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With Text Messages, Flyers, And Outreach To Social Service Groups, Advocates Push To Get The Word Out On Child Tax Credit Payments

CORRECTS LAST NAME FROM VELLO TO BELLO - Vice President Kamala Harris talks with bilingual early childhood education school CentroNia pupils Jayden Bello, left, and Celina Barrera during a visit to the school, Friday, June 11, 2021 in northwest Washington. Teacher Billo Diawara, right, assists the pupils.
Manuel Balce Ceneta
Many parents will qualify for the child tax credit, starting in July

Advocates are planning a push to let local families know about the expanded child tax credit program and the federal monthly payments they could start receiving in July.

The expanded credit has been touted as a having the potential to cut U.S. child poverty in half – but there’s concern it won’t reach that potential if the families who need it most don’t know about it or can’t access it.

Some who qualify for the program do not file taxes because their income is so low.

“The outreach need is very critical…because people who need it the most and can benefit the most will not see it automatically,” said Roxy Caines, earned income tax credit outreach campaign director at the Center on Budget and Policy Priorities.

That’s why people like Kristie Weiland Stagno of the Pittsburgh-based anti-hunger nonprofit Just Harvest are organizing outreach to social service agencies like homeless shelters, immigrant organizations, and family centers.

Weiland Stagno, who heads a free tax prep program, said advocates will use flyers, trainings for other providers, and social media messages to spread the word.

“We are thinking through now how to best reach those families and make sure that they know about the child tax credit and are able to file a return to get it,” she said.

The Allegheny County Department of Human Services will send text messages to families informing them about the program. The messages will be sent to about 10,000 people active in family-serving programs, according to the department.

At United Way of Southwestern Pennsylvania, the 2-1-1 social services hotline will be available to answer questions and can refer people to the IRS tool, said Alena Anderson, program manager at United Way of Southwestern Pennsylvania.

Connecting families to benefit will be critical, said Anderson, both because of how important the money is, but also because many might not have experience dealing with this government agency.

“The IRS is intimidating to people,” she said.

Unlike in past years, the credit will be paid out monthly starting in July. The IRS estimates that about 12 percent of children are in families who don't normally file a tax return Weiland Stagno said; those families will need to file a return or sign up on an IRS web site.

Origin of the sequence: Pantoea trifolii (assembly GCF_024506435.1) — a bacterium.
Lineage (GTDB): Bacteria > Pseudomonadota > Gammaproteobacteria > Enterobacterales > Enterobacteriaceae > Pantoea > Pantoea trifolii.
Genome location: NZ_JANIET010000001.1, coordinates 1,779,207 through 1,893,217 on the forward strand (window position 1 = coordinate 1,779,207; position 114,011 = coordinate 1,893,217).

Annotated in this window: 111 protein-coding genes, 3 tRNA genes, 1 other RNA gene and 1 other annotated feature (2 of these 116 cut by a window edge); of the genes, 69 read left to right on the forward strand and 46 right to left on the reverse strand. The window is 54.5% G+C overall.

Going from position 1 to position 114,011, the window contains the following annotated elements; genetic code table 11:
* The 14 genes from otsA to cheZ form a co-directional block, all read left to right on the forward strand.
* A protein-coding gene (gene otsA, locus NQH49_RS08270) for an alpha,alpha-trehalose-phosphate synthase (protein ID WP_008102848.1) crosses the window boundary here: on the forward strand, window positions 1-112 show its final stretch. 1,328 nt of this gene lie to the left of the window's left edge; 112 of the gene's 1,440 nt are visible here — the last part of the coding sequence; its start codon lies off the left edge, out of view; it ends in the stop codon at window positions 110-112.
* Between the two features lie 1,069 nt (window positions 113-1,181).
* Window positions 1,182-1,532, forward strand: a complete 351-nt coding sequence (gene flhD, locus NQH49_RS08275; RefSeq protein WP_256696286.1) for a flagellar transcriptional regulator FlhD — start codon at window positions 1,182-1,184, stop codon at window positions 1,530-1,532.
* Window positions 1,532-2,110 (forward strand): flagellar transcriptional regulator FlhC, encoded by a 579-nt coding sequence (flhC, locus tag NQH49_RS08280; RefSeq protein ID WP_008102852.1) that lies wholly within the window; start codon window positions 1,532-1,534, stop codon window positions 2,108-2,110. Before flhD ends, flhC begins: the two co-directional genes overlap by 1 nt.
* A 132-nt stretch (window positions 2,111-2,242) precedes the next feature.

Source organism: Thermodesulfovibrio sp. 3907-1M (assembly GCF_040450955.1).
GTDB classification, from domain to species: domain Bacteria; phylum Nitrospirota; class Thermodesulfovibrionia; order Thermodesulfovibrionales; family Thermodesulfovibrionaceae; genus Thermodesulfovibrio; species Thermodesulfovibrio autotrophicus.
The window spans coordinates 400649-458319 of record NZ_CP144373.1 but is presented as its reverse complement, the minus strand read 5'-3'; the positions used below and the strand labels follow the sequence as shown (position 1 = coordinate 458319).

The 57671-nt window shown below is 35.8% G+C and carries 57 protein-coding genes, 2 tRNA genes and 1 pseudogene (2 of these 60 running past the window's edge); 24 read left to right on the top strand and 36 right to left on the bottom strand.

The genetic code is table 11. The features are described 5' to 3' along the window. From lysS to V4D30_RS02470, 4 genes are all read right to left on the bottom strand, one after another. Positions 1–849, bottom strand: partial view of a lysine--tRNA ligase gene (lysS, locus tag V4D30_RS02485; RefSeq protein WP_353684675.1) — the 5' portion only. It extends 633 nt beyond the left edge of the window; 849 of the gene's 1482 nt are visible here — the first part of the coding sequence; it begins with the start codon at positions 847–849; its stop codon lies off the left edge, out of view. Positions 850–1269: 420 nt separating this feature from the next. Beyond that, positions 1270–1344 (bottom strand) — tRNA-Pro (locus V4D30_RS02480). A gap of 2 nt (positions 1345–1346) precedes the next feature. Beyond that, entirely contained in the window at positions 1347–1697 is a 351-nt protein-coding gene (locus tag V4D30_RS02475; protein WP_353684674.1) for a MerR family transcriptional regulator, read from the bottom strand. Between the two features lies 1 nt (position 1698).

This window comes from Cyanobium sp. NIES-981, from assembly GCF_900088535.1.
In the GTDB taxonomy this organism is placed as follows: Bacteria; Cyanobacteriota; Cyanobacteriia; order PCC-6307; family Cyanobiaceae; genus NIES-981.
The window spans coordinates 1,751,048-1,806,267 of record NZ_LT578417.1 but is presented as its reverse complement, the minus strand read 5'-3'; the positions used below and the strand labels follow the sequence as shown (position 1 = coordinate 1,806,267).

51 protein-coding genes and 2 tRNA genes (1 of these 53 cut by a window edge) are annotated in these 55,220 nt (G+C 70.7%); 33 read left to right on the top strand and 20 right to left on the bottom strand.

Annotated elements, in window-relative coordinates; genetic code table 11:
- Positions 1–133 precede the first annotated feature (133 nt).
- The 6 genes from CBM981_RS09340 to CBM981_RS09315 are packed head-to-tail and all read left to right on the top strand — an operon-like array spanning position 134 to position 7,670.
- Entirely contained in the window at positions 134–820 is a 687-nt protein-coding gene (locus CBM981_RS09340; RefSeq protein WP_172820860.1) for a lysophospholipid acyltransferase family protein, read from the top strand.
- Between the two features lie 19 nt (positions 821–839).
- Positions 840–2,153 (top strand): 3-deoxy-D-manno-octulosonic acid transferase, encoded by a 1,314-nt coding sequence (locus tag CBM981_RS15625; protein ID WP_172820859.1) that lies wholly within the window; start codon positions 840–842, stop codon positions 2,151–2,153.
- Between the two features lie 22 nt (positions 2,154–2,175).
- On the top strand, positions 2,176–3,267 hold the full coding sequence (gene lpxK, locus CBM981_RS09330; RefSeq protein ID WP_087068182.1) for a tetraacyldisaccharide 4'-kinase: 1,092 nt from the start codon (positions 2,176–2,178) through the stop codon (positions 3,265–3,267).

Vice President Kamala Harris highlighted the credit in her recent visit to Pittsburgh on what The White House dubbed “Child Tax Credit Awareness Day.”

"Wherever you run into people, perfect strangers, just go on up and introduce yourself, and tell them about the child tax credit," Harris joked.

The Biden administration’s American Rescue Plan, enacted earlier this year, temporarily increased the credit’s maximum amount to $3,000 per child and $3,600 per child under age six.

Prior to the changes, the families of about 27 million kids, half of whom were Black and Latino, received less than the full credit ($2,000 per child) because their parents earned too little money, according to an analysis from the Center on Budget and Policy Priorities. That left out about 893,000 children in Pennsylvania, according to the center’s analysis.

“A large share of low-income children, modest income children, did not receive the full amount,” said Chuck Marr, director of federal tax policy at the center.

The credit’s expansion is hugely significant, particularly if it is made permanent, he said.

“That will go towards helping families pay rent, put food on the table, provide clothing for the children, activities. So, really just a significant sum, you know, real money for middle class kids, but for low-income children, really a potentially a life changing event.”

Do I qualify for the expanded child tax credit?

If you have a child or children ages 17 or younger, you could qualify for $3,000 for each child between 6 and 17 years old and $3,600 for each child under 6. The IRS has said it will begin making monthly payments to families July 15. If you already filed a 2019 or 2020 tax return you don't need to do anything else.

· For more information on the credit, and if your family qualifies:

· If you didn’t file a 2020 tax return, but think you might qualify for the credit: non-filer sign up tool

· For more information: EITC outreach

Corrected: June 29, 2021 at 11:49 AM EDT
This story was revised to reflect Alena Anderson's correct job title.
Kate Giammarise focuses her reporting on poverty, social services and affordable housing. Before joining WESA, she covered those topics for the Pittsburgh Post-Gazette for nearly five years; prior to that, she spent several years in the paper’s Harrisburg bureau covering the legislature, governor and state government. She can be reached at or 412-697-2953.